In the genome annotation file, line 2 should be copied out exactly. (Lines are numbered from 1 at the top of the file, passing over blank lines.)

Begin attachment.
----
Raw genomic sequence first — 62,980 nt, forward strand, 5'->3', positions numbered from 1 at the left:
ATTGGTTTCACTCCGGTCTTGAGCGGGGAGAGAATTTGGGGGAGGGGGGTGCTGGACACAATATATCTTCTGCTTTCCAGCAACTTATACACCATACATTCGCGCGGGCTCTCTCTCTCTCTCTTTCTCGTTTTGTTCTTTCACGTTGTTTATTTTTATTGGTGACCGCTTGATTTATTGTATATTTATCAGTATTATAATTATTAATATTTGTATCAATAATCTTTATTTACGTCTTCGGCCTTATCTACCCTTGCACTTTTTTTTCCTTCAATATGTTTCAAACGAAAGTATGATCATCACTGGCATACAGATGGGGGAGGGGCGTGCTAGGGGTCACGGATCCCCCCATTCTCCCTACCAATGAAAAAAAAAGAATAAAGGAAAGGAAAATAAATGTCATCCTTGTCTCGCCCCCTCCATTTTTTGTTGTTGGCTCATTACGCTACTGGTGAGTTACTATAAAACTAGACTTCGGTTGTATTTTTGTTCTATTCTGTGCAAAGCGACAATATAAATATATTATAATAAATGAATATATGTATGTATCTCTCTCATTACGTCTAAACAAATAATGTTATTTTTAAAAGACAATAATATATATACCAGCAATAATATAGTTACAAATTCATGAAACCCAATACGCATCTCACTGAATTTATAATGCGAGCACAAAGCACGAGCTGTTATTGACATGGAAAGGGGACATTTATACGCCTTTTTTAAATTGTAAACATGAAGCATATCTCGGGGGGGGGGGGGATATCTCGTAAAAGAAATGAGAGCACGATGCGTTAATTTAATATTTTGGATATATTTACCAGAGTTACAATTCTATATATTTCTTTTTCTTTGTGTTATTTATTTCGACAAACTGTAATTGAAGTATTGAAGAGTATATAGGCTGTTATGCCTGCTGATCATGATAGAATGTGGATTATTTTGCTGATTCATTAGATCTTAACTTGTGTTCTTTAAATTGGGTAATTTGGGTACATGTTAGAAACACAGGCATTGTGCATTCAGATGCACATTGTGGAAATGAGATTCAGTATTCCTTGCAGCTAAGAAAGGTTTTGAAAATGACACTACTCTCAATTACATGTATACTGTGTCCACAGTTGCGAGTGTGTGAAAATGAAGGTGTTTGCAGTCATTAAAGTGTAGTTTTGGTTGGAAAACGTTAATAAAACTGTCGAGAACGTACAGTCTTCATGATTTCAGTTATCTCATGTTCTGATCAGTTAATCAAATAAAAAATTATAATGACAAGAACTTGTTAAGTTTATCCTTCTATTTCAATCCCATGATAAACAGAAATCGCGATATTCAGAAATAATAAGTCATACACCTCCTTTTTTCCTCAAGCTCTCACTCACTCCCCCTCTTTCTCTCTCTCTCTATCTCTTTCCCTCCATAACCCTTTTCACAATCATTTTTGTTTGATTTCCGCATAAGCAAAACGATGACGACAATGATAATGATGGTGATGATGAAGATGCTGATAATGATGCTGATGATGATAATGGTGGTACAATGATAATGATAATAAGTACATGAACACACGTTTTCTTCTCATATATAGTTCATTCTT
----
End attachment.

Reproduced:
ATTGGTTTCACTCCGGTCTTGAGCGGGGAGAGAATTTGGGGGAGGGGGGTGCTGGACACAATATATCTTCTGCTTTCCAGCAACTTATACACCATACATTCGCGCGGGCTCTCTCTCTCTCTCTTTCTCGTTTTGTTCTTTCACGTTGTTTATTTTTATTGGTGACCGCTTGATTTATTGTATATTTATCAGTATTATAATTATTAATATTTGTATCAATAATCTTTATTTACGTCTTCGGCCTTATCTACCCTTGCACTTTTTTTTCCTTCAATATGTTTCAAACGAAAGTATGATCATCACTGGCATACAGATGGGGGAGGGGCGTGCTAGGGGTCACGGATCCCCCCATTCTCCCTACCAATGAAAAAAAAAGAATAAAGGAAAGGAAAATAAATGTCATCCTTGTCTCGCCCCCTCCATTTTTTGTTGTTGGCTCATTACGCTACTGGTGAGTTACTATAAAACTAGACTTCGGTTGTATTTTTGTTCTATTCTGTGCAAAGCGACAATATAAATATATTATAATAAATGAATATATGTATGTATCTCTCTCATTACGTCTAAACAAATAATGTTATTTTTAAAAGACAATAATATATATACCAGCAATAATATAGTTACAAATTCATGAAACCCAATACGCATCTCACTGAATTTATAATGCGAGCACAAAGCACGAGCTGTTATTGACATGGAAAGGGGACATTTATACGCCTTTTTTAAATTGTAAACATGAAGCATATCTCGGGGGGGGGGGGGATATCTCGTAAAAGAAATGAGAGCACGATGCGTTAATTTAATATTTTGGATATATTTACCAGAGTTACAATTCTATATATTTCTTTTTCTTTGTGTTATTTATTTCGACAAACTGTAATTGAAGTATTGAAGAGTATATAGGCTGTTATGCCTGCTGATCATGATAGAATGTGGATTATTTTGCTGATTCATTAGATCTTAACTTGTGTTCTTTAAATTGGGTAATTTGGGTACATGTTAGAAACACAGGCATTGTGCATTCAGATGCACATTGTGGAAATGAGATTCAGTATTCCTTGCAGCTAAGAAAGGTTTTGAAAATGACACTACTCTCAATTACATGTATACTGTGTCCACAGTTGCGAGTGTGTGAAAATGAAGGTGTTTGCAGTCATTAAAGTGTAGTTTTGGTTGGAAAACGTTAATAAAACTGTCGAGAACGTACAGTCTTCATGATTTCAGTTATCTCATGTTCTGATCAGTTAATCAAATAAAAAATTATAATGACAAGAACTTGTTAAGTTTATCCTTCTATTTCAATCCCATGATAAACAGAAATCGCGATATTCAGAAATAATAAGTCATACACCTCCTTTTTTCCTCAAGCTCTCACTCACTCCCCCTCTTTCTCTCTCTCTCTATCTCTTTCCCTCCATAACCCTTTTCACAATCATTTTTGTTTGATTTCCGCATAAGCAAAACGATGACGACAATGATAATGATGGTGATGATGAAGATGCTGATAATGATGCTGATGATGATAATGGTGGTACAATGATAATGATAATAAGTACATGAACACACGTTTTCTTCTCATATATAGTTCATTCTT